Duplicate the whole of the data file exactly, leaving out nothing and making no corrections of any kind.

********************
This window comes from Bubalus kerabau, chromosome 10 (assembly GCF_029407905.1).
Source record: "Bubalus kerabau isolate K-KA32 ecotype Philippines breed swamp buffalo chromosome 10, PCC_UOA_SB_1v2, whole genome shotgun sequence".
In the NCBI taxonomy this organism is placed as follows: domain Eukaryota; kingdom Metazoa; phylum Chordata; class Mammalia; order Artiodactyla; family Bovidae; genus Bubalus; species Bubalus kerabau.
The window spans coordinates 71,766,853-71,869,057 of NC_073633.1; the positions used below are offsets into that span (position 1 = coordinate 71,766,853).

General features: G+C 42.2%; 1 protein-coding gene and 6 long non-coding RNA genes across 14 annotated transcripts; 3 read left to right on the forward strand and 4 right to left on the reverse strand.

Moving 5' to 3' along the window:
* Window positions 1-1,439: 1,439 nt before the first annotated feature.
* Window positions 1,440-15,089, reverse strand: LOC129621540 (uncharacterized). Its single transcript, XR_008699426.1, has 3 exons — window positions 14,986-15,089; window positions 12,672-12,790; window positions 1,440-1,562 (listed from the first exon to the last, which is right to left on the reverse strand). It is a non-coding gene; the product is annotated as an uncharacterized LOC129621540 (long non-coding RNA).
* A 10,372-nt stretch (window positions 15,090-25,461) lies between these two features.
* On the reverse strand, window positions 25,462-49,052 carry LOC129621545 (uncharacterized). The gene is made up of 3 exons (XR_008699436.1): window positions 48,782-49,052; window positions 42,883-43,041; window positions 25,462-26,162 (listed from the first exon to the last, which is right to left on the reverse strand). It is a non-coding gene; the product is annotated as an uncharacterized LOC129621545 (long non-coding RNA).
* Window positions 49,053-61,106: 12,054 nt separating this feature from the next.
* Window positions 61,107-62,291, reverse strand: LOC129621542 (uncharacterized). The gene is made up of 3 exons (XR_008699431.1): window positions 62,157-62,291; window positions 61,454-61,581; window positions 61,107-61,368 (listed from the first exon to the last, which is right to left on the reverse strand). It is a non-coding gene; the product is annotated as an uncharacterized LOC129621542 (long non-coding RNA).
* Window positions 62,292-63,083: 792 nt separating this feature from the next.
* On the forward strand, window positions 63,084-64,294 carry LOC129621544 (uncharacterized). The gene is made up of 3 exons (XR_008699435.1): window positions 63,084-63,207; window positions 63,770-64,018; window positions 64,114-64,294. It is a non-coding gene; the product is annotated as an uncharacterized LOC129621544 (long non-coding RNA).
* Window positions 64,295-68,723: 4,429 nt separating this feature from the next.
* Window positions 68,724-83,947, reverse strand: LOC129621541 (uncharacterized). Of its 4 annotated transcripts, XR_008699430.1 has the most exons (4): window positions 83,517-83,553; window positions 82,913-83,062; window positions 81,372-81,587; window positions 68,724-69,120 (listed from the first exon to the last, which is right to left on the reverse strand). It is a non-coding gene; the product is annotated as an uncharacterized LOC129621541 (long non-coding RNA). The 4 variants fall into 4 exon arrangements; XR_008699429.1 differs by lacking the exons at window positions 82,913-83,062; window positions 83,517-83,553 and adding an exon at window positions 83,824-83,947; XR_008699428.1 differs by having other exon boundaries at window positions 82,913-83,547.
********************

This window comes from Bubalus kerabau, chromosome 10 (assembly GCF_029407905.1).
Source record: "Bubalus kerabau isolate K-KA32 ecotype Philippines breed swamp buffalo chromosome 10, PCC_UOA_SB_1v2, whole genome shotgun sequence".
In the NCBI taxonomy this organism is placed as follows: domain Eukaryota; kingdom Metazoa; phylum Chordata; class Mammalia; order Artiodactyla; family Bovidae; genus Bubalus; species Bubalus kerabau.
The window spans coordinates 71,766,853-71,869,057 of NC_073633.1; the positions used below are offsets into that span (position 1 = coordinate 71,766,853).

General features: G+C 42.2%; 1 protein-coding gene and 6 long non-coding RNA genes across 14 annotated transcripts; 3 read left to right on the forward strand and 4 right to left on the reverse strand.

Moving 5' to 3' along the window:
* Window positions 1-1,439: 1,439 nt before the first annotated feature.
* Window positions 1,440-15,089, reverse strand: LOC129621540 (uncharacterized). Its single transcript, XR_008699426.1, has 3 exons — window positions 14,986-15,089; window positions 12,672-12,790; window positions 1,440-1,562 (listed from the first exon to the last, which is right to left on the reverse strand). It is a non-coding gene; the product is annotated as an uncharacterized LOC129621540 (long non-coding RNA).
* A 10,372-nt stretch (window positions 15,090-25,461) lies between these two features.
* On the reverse strand, window positions 25,462-49,052 carry LOC129621545 (uncharacterized). The gene is made up of 3 exons (XR_008699436.1): window positions 48,782-49,052; window positions 42,883-43,041; window positions 25,462-26,162 (listed from the first exon to the last, which is right to left on the reverse strand). It is a non-coding gene; the product is annotated as an uncharacterized LOC129621545 (long non-coding RNA).
* Window positions 49,053-61,106: 12,054 nt separating this feature from the next.
* Window positions 61,107-62,291, reverse strand: LOC129621542 (uncharacterized). The gene is made up of 3 exons (XR_008699431.1): window positions 62,157-62,291; window positions 61,454-61,581; window positions 61,107-61,368 (listed from the first exon to the last, which is right to left on the reverse strand). It is a non-coding gene; the product is annotated as an uncharacterized LOC129621542 (long non-coding RNA).
* Window positions 62,292-63,083: 792 nt separating this feature from the next.
* On the forward strand, window positions 63,084-64,294 carry LOC129621544 (uncharacterized). The gene is made up of 3 exons (XR_008699435.1): window positions 63,084-63,207; window positions 63,770-64,018; window positions 64,114-64,294. It is a non-coding gene; the product is annotated as an uncharacterized LOC129621544 (long non-coding RNA).
* Window positions 64,295-68,723: 4,429 nt separating this feature from the next.
* Window positions 68,724-83,947, reverse strand: LOC129621541 (uncharacterized). Of its 4 annotated transcripts, XR_008699430.1 has the most exons (4): window positions 83,517-83,553; window positions 82,913-83,062; window positions 81,372-81,587; window positions 68,724-69,120 (listed from the first exon to the last, which is right to left on the reverse strand). It is a non-coding gene; the product is annotated as an uncharacterized LOC129621541 (long non-coding RNA). The 4 variants fall into 4 exon arrangements; XR_008699429.1 differs by lacking the exons at window positions 82,913-83,062; window positions 83,517-83,553 and adding an exon at window positions 83,824-83,947; XR_008699428.1 differs by having other exon boundaries at window positions 82,913-83,547.